Wood's discussion of conscience leads the reader from the basic concept of moral authority to the applicability of that concept. Crucially, Wood argues that Fichte's doctrine of conscience is not a doctrine about the content of the moral judgments that one ought to make (for one's particular moral judgments are always fallible), but rather a doctrine about how, and with what attitude (an attitude of conviction), a moral agent ought to act in the face of such (otherwise paralyzing) fallibility. Against Michelle Kosch, Wood argues (rightly, I think) that the fundamental principle of morality in Fichte's thought is not a material or a calculative-consequentialist principle that requires agents to pursue substantive moral ends. Wood goes on to argue (less convincingly, I think) that it is precisely because Fichte's moral principle is formal and not material (deontic and not calculative-consequentialist) that it is wrong to hold (as Hegel does) that Fichtean morality involves a kind of Verstellung, or dishonest shiftiness.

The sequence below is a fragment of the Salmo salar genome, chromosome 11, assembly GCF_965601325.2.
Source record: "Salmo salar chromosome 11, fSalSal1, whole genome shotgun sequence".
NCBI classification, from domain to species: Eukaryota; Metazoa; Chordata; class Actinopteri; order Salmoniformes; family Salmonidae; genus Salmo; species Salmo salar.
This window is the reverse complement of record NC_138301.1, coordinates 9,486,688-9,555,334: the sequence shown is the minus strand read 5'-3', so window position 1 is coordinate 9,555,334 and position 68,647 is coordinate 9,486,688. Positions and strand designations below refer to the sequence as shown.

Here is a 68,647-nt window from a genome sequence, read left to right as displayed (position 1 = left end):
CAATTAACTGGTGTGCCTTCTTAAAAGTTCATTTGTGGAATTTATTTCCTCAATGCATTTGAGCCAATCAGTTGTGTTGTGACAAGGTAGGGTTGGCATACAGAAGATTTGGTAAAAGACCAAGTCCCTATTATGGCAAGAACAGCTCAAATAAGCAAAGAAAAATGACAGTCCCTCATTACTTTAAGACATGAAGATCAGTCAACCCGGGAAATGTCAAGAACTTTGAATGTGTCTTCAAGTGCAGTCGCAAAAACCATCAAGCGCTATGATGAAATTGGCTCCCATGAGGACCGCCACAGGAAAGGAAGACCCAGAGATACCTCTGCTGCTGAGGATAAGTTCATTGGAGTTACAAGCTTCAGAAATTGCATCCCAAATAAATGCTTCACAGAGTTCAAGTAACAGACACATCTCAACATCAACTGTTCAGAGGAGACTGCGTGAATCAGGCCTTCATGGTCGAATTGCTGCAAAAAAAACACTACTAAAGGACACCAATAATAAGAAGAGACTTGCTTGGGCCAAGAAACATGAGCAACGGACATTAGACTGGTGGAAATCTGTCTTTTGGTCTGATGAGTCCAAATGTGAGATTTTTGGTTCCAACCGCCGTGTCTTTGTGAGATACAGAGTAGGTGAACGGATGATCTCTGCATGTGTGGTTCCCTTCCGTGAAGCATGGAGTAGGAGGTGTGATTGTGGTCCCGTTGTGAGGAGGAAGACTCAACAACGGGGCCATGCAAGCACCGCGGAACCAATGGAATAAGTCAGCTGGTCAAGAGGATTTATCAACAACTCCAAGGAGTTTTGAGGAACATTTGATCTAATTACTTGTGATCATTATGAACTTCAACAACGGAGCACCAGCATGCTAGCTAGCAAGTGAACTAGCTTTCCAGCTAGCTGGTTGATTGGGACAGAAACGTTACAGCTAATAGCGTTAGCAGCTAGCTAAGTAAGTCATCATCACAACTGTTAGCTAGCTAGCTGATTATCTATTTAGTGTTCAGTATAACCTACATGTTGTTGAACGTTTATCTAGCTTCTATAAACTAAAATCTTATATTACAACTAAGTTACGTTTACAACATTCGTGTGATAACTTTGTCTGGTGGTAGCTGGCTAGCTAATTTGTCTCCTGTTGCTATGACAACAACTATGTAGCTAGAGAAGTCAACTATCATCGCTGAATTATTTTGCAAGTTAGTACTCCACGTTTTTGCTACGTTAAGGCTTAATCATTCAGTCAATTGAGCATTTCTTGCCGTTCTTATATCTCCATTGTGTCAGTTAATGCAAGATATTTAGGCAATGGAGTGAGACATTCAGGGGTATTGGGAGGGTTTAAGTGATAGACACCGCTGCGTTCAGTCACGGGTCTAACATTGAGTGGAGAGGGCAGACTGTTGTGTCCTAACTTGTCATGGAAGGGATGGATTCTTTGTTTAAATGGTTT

Wood further defends Fichte against Hegel by saying that for Fichte -- but not for Hegel -- it is possible for a person to have made a mistaken moral judgment but nevertheless acted rightly insofar as he/she followed his/her conscientious conviction. According to Wood, the problem with Hegel is that he held that "conscience is valid only when the moral judgment is also objectively correct," and so Hegel (unlike Fichte) "does not seem to allow that there could be a mistaken moral judgment that is conscientious and not hypocritical" (p. 167). Wood concludes that Hegel's view (expressed in the Phenomenology) that hypocrisy cannot be avoided but must instead be transcended through religious forgiveness is really just a way of side-stepping, rather than addressing, the really tough problem that Fichte confronts head-on (namely, the problem of how, and with what attitude, a moral agent ought to act when no infallible moral judgments are possible).